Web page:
The mechanistic basis of changes in community assembly in relation to anthropogenic disturbance and productivity
Elo, M., Kareksela, S., Haapalehto, T., Vuori, H., Aapala, K., & Kotiaho, J. S. (2016). The mechanistic basis of changes in community assembly in relation to anthropogenic disturbance and productivity. Ecosphere, 7 (4), e01310. doi:10.1002/ecs2.1310
DisciplineEkologia ja evoluutiobiologia
© 2016 Elo et al. This is an open access article under the terms of the Creative Commons Attribution License.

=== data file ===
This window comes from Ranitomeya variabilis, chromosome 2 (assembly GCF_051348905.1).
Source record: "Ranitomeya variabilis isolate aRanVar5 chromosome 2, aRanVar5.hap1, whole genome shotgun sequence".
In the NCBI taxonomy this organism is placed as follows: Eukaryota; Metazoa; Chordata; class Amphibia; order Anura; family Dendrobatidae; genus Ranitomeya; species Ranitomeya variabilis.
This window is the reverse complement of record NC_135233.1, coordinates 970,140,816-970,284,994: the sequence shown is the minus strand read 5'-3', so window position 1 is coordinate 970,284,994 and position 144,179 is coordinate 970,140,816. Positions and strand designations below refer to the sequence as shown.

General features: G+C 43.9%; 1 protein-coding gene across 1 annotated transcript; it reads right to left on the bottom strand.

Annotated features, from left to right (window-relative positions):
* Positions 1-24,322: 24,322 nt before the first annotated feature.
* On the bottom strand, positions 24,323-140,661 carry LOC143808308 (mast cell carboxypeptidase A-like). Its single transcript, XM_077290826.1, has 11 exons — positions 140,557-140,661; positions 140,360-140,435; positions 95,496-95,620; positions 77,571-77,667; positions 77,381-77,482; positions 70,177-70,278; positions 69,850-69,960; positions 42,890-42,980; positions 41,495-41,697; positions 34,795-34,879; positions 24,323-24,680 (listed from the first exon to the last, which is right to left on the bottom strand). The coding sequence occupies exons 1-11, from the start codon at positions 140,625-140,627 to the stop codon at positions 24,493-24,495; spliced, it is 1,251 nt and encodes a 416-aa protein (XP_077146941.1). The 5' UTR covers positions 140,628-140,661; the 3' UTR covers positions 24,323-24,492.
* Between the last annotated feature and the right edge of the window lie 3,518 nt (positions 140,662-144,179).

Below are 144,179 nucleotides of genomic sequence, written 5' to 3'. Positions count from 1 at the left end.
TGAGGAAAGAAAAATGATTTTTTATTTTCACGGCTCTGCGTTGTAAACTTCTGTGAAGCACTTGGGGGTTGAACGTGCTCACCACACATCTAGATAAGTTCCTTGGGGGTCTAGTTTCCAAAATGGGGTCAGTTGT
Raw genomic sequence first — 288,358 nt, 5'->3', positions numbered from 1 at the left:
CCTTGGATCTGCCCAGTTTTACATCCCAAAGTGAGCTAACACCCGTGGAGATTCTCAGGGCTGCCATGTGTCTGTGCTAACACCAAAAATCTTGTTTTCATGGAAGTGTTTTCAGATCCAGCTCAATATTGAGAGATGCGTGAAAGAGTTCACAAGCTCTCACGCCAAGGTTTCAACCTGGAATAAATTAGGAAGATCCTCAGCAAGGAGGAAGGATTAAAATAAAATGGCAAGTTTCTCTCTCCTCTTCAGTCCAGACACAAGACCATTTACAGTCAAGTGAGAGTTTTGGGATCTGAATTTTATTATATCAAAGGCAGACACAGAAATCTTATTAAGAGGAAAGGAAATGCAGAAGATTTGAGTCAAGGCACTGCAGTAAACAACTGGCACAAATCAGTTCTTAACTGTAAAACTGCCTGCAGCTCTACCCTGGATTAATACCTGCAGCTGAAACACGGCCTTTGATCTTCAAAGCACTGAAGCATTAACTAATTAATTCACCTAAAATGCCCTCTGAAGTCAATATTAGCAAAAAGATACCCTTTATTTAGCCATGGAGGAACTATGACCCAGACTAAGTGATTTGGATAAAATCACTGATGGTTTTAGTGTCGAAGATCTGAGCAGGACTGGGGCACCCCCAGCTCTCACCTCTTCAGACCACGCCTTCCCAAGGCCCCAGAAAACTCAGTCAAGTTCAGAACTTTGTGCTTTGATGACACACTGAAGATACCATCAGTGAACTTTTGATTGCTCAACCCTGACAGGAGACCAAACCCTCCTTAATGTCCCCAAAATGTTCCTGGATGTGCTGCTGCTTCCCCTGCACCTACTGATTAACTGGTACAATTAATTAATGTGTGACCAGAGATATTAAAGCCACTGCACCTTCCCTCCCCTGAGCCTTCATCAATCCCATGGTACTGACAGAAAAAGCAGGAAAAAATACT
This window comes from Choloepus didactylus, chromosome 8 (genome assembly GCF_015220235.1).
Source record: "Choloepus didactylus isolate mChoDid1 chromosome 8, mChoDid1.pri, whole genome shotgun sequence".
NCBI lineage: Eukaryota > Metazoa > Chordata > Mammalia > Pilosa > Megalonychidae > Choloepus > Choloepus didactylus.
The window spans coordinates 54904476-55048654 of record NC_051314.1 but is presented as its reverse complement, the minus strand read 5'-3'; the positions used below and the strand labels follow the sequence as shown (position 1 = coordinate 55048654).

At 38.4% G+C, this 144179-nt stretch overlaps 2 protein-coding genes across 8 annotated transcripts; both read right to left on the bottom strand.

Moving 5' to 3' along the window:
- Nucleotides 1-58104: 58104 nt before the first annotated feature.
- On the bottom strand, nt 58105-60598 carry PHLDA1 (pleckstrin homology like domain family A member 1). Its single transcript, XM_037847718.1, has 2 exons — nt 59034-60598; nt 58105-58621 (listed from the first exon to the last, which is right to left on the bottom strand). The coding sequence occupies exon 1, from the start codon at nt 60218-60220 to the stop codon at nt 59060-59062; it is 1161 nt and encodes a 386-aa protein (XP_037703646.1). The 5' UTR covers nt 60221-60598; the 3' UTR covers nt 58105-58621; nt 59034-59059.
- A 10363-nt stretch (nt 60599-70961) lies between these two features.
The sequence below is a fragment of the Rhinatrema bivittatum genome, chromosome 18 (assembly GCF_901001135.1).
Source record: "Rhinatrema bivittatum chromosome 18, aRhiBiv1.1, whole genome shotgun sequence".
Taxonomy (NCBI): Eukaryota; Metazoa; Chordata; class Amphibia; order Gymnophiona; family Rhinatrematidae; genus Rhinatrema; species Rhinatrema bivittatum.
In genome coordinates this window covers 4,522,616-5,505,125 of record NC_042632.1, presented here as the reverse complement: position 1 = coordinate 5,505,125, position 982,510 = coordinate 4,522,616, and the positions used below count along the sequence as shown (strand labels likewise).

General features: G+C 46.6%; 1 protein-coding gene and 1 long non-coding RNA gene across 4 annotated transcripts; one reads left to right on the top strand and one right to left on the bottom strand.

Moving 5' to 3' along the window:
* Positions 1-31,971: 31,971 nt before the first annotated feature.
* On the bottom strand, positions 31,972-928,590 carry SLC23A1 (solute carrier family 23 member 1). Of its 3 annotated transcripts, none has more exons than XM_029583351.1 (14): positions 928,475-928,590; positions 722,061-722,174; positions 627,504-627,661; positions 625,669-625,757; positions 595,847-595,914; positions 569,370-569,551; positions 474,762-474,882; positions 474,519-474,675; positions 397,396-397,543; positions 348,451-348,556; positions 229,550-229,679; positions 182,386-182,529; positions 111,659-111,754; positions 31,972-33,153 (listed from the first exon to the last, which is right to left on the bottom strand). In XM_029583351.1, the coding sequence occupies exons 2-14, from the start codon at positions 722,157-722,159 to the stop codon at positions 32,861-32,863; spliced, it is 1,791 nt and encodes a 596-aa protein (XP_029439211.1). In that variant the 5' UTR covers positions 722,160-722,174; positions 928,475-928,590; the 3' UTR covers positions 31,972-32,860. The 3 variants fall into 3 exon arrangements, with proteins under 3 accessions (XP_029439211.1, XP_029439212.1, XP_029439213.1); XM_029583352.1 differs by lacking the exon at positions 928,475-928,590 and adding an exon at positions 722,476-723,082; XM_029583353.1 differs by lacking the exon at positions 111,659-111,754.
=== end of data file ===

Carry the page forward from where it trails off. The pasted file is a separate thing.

Anthropogenic disturbance often causes changes in communities. However, the mechanistic basis of these changes remains elusive. As all patterns in community ecology can be understood as a result of four processes (speciation, selection, drift, and dispersal), the effect of disturbance should depend on how disturbance disrupt these processes. We studied the effects of disturbance and productivity on species richness, community composition, and community dispersion (i.e., variation in community composition) in the vegetation of 120 boreal peatlands using null-model approach to determine whether community assembly processes differ between pristine and disturbed sites. Sites represented three peatland ecosystem types, each with two levels of productivity. Half of the sites were disturbed by drainage and half are pristine. Pristine and disturbed sites showed similar species richness. However, their community composition differed indicating a directional selection due to disturbance, whereas dispersion of disturbed and pristine communities did not differ suggesting no change in the relative strength of selection and drift. Our results suggest that understanding the combination of landscape level community changes and local selection pressures is important when restoration of degraded ecosystems is undertaken. ...